In corporate finance, real options analysis or ROA (not to be confused with return on assets) applies put option and call option valuation techniques to capital budgeting decisions.^{[1]} A real option itself, is the right — but not the obligation — to undertake some business decision; typically the option to make, abandon, expand, or shrink a capital investment. For example, the opportunity to invest in the expansion of a firm's factory, or alternatively to sell the factory, is a real option.
ROA, as a discipline, extends from its application in Corporate Finance, to decision making under uncertainty in general, adapting the mathematical techniques developed for financial options to "reallife" decisions. For example, R&D managers can use Real Options Analysis to help them determine where to best invest their money in research; a non business example might be the decision to join the work force, or rather, to forgo several years of income and to attend graduate school. Thus, in that it forces decision makers to be explicit about the assumptions underlying their projections, ROA is increasingly employed as a tool in business strategy formulation.^{[2]}
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ROA is often contrasted with more standard techniques of capital budgeting, such as net present value (NPV), where only the most likely or representative outcomes are modelled, and the "flexibility" available to management is thus "ignored"; see Valuing flexibility under Corporate finance. The NPV framework therefore (implicitly) assumes that management will be "passive" as regards their Capital Investment once committed, whereas ROA assumes that they will be "active" and may / can modify the project as necessary. The real options value of a project is thus always higher than the NPV  the difference is most marked in projects with major uncertainty (as for financial options higher volatility of the underlying leads to higher value).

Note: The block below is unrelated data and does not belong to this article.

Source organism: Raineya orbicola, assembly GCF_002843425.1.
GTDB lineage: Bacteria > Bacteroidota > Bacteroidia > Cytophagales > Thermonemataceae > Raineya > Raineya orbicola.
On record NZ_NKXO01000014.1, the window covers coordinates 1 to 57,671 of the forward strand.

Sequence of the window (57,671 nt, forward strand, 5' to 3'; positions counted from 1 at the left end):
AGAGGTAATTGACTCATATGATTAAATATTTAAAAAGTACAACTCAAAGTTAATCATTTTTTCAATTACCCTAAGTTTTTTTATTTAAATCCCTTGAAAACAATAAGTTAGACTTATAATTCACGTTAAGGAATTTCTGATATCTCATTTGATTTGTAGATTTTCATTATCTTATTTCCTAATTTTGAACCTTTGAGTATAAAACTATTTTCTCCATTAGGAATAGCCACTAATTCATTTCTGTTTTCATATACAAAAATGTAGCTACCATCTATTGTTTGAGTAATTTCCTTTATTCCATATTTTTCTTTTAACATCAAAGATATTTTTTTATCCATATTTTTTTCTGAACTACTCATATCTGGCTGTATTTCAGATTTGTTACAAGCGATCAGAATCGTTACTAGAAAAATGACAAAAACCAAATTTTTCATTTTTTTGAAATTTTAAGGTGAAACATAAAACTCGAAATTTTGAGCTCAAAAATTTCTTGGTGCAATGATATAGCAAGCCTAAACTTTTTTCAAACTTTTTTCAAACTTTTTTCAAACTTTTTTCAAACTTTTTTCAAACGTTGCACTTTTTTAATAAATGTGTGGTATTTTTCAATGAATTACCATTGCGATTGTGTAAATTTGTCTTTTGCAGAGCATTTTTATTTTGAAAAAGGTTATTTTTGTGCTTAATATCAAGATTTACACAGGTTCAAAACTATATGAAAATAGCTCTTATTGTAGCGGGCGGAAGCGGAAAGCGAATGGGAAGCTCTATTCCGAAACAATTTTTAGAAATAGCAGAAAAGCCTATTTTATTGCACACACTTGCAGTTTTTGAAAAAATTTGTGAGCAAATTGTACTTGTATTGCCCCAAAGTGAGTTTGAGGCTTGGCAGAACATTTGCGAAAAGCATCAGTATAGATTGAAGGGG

More formally, the treatment of uncertainty inherent in investment projects differs as follows. Under ROA, uncertainty inherent is usually accounted for by riskadjusting probabilities (a technique known as the equivalent martingale approach). Cash flows can then be discounted at the riskfree rate. Under DCF analysis, on the other hand, this uncertainty is accounted for by adjusting the discount rate, (using e.g. the cost of capital) or the cash flows (using certainty equivalents, or applying "haircuts" to the forecast numbers). These methods normally do not properly account for changes in risk over a project's lifecycle and fail to appropriately adapt the risk adjustment.
As above, ROA is distinguished from other approaches in that it takes into account uncertainty about the future evolution of the parameters that determine the value of the project, and management's ability to respond to the evolution of these parameters. It is the combined effect of these, that makes ROA technically more difficult than its alternatives. Essentially:
The valuation methods employed are generally adapted from techniques developed for valuing financial options. The most commonly employed are Closed form solutions  often modifications to Black Scholes  and binomial lattices; the latter are probably more widely used due to their flexibility. Specialised Monte Carlo Methods have also been developed and are increasingly applied particularly to high dimensional problems. When the Real Option can be modelled using a partial differential equation, then Finite difference methods for option pricing are sometimes applied. Although many of the early ROA articles discussed this method, its use is relatively uncommon today  particularly amongst practitioners  due to the required mathematical sophistication. For a general discussion, see Option (finance): Model implementation.